Backtracking to red rock country around Sedona now, I wasn't exactly thrilled about departing seventy-some degrees and sunshine—trading shorts for long pants, t-shirt for jacket, and warm sumptuous shades of red for icebox white. The weather widgets called for the abnormally warm multi-state dome of high pressure to hold indefinitely, so I hatched a plan to take the long way back to Colorado, one that would, metaphorically speaking, kill two birds with one stone and keep us abiding in glorious climate with postcards.
Normally we wouldn't be wintering over in Lovely Ouray. Normally we leave sometime in October, head to Moab for a spell and then take our leisurely time getting to the Zion area where we spend November into December before going home for the holidays. Normally we leave for Arid-zona in early January and don't get back till the snow is (almost) melted in our front yard, say mid April. But, as you may know, God often laughs at the plans of mortals, reminds them who's Boss, and for some greater reason, beyond fairness and understanding, beyond my ability to fathom, He slips a hernia and blood clot into my calendar and put the kibosh on our best laid plans. FYI, J. C. this is not how to win converts. Dear Lord, I'm left holding a bag of lemons in one hand and sour grapes in the other. Lemonade anyone?
So Goldie, our intrepid Lazy Daze antique motorhome, has been in storage near Saint George, Utah…patiently awaiting the remainder of our Southwest Sojourn. Thinking we would be back in a month or less, we left almost everything behind in order to come home for Christmas, some of which we now needed/want, given the Drone attack on "the plan."
So instead of heading east, we headed west to Saint George in order to bail Goldie out of jail, as well as extend our warm "bath" of vitamin D. Our route took us through the wondrous Vermillion Cliffs, where we feasted on more red rocks…enough to fill hollow eyes and souls to the brim. If you are one of those people that don't believe there is an array of mood and energy amongst different colors, then you haven't been to Sedona, Vermillion Cliffs, or Vally of Fire.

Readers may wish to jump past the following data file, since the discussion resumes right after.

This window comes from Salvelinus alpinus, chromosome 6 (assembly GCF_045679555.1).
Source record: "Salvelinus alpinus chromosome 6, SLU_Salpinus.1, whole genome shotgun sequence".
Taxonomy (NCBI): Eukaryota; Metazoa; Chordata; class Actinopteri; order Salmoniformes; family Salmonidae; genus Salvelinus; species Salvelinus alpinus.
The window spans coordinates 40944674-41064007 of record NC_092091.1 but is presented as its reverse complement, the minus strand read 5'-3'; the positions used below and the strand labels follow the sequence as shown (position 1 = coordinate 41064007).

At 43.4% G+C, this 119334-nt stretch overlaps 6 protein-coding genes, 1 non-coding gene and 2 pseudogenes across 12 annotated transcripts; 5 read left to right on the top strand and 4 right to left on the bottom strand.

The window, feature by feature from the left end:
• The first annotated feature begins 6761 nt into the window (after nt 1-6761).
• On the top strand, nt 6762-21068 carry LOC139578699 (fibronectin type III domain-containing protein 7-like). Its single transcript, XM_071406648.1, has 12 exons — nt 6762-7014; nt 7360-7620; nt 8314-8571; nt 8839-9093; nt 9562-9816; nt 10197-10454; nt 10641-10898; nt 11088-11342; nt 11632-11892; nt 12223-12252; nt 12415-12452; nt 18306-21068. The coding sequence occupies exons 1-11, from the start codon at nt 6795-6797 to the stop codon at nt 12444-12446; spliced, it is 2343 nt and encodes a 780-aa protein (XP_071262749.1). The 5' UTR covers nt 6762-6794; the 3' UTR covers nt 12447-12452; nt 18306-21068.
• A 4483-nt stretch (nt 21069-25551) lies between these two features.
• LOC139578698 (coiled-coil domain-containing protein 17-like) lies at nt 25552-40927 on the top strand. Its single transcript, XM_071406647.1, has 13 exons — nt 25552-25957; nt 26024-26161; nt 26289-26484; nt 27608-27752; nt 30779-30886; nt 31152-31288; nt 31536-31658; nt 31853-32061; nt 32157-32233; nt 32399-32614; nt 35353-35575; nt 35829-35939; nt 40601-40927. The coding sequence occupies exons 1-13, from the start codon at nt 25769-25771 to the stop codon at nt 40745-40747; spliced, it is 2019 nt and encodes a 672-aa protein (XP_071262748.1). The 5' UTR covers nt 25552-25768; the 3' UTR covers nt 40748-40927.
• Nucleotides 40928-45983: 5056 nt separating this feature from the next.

We stopped for a pee break at Navajo Bridge, and found the restrooms locked…not a problem for me, but Bobbie, well, she needs a bigger bush. There are actually two bridges side by side…one narrow that was the old road, and one "newer" and wider to better handle traffic. They both span the Colorado River, a green worm, slowly burrowing its way through hundreds of feet of sandstone millimeter by millimeter, day in day out. Near the end of the bridges we spied a vulture-like bird sunning himself on a steel beam. We believed it to be a California Condor, as this was their original habitat before being reduced from millions to less than twenty at the hands of "shooters" and lead poisoning…presumably from ingestion of spent buckshot. Mature Condors have bald heads…a hygiene adaptation because they often feed on long-dead rotting meat and must stick their heads into maggot infested carcasses in order to get at the meat. This led us to believe that our Condor was "immature."
We skirted around the Grandest of all Canyons, following an asphalt snake up, up, up into thin, cold air, through well spaced ponderosa pine forests strangely absent from snow, last years grass lifeless, flaxen, smushed from the weight of an early retreated winter, now soft and muddy and primed for spring...trampled and fertilized by thousands of elk and deer. On through Jacob's Lake, open but deserted, campground closed—to impending switchbacks that briefly overlook another asphalt snake and Utah's vast Escalante Grand Staircase National Monument, its rojo rock juxtaposed against cobalt sky. Slipstreaming now, down, down, down the snake, past Polygamy Town with its sprawling 20 bedroom houses, subdued harems of women in long, long dresses, hair in buns and tucked away under white bonnets; and finally into the familiar mood and energy of Zion's grandeur, to Goldie, awaiting just as we left her, safe and sound.